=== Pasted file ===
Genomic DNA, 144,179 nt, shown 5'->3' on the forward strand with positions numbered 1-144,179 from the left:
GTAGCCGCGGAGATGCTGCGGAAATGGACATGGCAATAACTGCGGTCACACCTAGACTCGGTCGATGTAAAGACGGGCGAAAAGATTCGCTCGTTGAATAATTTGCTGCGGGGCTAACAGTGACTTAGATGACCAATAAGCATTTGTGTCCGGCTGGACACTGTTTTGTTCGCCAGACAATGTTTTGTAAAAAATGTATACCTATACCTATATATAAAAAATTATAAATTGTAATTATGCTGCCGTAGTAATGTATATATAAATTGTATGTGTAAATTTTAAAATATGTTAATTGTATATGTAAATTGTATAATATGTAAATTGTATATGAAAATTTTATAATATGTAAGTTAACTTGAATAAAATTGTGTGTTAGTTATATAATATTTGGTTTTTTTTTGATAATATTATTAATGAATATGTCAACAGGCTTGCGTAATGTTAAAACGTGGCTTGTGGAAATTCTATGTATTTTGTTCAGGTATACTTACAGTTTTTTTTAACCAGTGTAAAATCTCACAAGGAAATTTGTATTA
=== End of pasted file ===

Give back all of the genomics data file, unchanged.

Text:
Genomic DNA, 144,179 nt, shown 5'->3' on the forward strand with positions numbered 1-144,179 from the left:
GTAGCCGCGGAGATGCTGCGGAAATGGACATGGCAATAACTGCGGTCACACCTAGACTCGGTCGATGTAAAGACGGGCGAAAAGATTCGCTCGTTGAATAATTTGCTGCGGGGCTAACAGTGACTTAGATGACCAATAAGCATTTGTGTCCGGCTGGACACTGTTTTGTTCGCCAGACAATGTTTTGTAAAAAATGTATACCTATACCTATATATAAAAAATTATAAATTGTAATTATGCTGCCGTAGTAATGTATATATAAATTGTATGTGTAAATTTTAAAATATGTTAATTGTATATGTAAATTGTATAATATGTAAATTGTATATGAAAATTTTATAATATGTAAGTTAACTTGAATAAAATTGTGTGTTAGTTATATAATATTTGGTTTTTTTTTGATAATATTATTAATGAATATGTCAACAGGCTTGCGTAATGTTAAAACGTGGCTTGTGGAAATTCTATGTATTTTGTTCAGGTATACTTACAGTTTTTTTTAACCAGTGTAAAATCTCACAAGGAAATTTGTATTA